Walter Scott Monument. George Meikle Kemp, architect. 1841-44. Princes Street Gardens, Edinburgh. [Click on images to enlarge them.]

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Photographs 2007 and 2016 and text George P. Landow. [You may use this image without prior permission for any scholarly or educational purpose as long as you (1) credit the photographer and (2) link your document to this URL in a web document or cite the Victorian Web in a print one.]

Commentary by Timothy Mole

For a work to be “truly national” in the era of Reform required it to mobilize different social classes. The project of commemorating Scott did so effectively, from royalty downward, offering a form of cultural consensus that could model and promote a new kind of political consensus. . . . By the time the foundation stone was laid, according to the monument’s official history, “all classes [were] vying with each other in expressions of sympathy in the grand national movement” to commemorate Scott. . . .The Scott Monument was represented as a shared enterprise in which everyone played a part: the monarch, the nobility and gentry, the beau monde, the mercantile middling sort, and finally “all classes.” In the years immediately following the first Reform Act, participating in the commemoration of Scott was a way of sharing in a unified but stratified national consciousness, engaging in the collaborative project of recognizing a great man whom everyone admired within a pantheon on which everyone could agree.

Two reassuringly meritocratic competitions — one for the design of the monument’s architectural structure and the other for the statue — also brought together social classes, without by any means negating their differences. The unknown, lower-class George Meikle Kemp won the first competition and the well-established John Steell (later Sir John) won the second. Queen Victoria had already sat to Steell for her bust. Kemp, a shepherd’s son from Lanarkshire, appears in the monument’s official history as an exemplary citizen of the Reformed and newly meritocratic nation. Kemp had largely educated himself, working as a journeyman joiner in England and Continental Europe while honing his skill as an architectural draftsman by studying ruins and cathedrals. He is portrayed as “an humble artist, not far removed from the position of an ordinary workman,” who rebuts objections to his design from “enemies and detractors” in order to convince the committee and secure the commission. . . . On the foggy night of 6 March 1844, seven months before the builders realized his design, Kemp fell into the Union Canal and drowned. The monument’s History mourned him as “a native genius cut down in his prime.” [154-55]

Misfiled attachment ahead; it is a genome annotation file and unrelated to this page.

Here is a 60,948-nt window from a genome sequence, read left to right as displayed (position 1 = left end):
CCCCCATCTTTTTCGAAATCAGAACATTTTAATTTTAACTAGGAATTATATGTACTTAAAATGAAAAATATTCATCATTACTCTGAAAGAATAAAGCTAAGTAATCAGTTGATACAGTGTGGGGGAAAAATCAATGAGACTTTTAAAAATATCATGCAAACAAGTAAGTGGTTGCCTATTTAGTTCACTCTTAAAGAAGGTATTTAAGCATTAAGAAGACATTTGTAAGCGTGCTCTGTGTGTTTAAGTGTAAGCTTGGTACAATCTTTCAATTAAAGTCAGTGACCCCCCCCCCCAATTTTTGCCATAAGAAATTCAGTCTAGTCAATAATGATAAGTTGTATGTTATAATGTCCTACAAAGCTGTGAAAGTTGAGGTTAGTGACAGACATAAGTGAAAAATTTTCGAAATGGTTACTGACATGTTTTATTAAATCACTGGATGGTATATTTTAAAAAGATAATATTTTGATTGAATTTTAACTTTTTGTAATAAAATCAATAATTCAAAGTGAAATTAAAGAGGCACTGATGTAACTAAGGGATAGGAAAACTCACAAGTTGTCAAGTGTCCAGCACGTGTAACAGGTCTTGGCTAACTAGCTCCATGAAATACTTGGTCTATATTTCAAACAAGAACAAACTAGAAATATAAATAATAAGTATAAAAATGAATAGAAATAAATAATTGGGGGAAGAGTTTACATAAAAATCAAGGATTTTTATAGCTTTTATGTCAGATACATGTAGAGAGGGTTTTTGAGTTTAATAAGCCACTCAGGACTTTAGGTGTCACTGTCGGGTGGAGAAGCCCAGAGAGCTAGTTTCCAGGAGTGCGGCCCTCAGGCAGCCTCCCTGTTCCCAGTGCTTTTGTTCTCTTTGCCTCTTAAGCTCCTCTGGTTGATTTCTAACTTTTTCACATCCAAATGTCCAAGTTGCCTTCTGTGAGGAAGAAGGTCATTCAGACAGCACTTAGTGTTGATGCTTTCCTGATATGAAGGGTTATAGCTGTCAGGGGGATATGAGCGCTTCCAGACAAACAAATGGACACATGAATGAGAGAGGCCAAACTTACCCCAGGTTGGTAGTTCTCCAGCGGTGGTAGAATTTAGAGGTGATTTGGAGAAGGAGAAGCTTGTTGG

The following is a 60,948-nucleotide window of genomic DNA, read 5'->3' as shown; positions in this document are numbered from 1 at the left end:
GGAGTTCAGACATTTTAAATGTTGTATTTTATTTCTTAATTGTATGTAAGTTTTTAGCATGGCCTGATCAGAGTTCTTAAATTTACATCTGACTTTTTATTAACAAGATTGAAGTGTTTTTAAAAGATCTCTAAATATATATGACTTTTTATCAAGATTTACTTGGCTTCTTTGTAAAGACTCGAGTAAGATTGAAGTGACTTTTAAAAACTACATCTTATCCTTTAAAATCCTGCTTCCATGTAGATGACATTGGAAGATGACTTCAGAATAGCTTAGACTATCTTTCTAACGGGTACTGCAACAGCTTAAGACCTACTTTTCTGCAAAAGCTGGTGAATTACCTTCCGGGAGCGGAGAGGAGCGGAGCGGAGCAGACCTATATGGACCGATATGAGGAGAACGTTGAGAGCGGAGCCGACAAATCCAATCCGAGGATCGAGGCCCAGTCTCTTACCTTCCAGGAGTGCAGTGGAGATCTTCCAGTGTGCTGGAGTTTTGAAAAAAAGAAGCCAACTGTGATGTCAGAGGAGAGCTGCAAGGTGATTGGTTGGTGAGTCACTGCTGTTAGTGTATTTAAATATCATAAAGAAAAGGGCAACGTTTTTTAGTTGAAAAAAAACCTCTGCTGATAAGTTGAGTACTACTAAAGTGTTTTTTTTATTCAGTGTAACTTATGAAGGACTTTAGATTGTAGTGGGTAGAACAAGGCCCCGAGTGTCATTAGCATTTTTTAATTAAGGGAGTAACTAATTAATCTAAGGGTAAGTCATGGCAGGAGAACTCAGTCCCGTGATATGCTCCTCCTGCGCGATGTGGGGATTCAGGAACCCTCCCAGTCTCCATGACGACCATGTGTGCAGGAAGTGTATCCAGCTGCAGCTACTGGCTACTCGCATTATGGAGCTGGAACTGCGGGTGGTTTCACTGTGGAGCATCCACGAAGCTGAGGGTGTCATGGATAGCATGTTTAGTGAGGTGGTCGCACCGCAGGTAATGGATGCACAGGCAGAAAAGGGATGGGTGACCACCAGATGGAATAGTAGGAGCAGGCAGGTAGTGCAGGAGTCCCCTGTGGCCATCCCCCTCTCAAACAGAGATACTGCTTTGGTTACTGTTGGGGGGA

Mole, Timothy. What the Victorians Made of Romanticism: Material Artifacts, Cultural Practices, and Reception History. Princeton: Princeton University press, 2018 [Review by George P. Landow].

"Scott Monument." Wikipedia. Viewed 20 September 2007.

Last modified 30 August 2018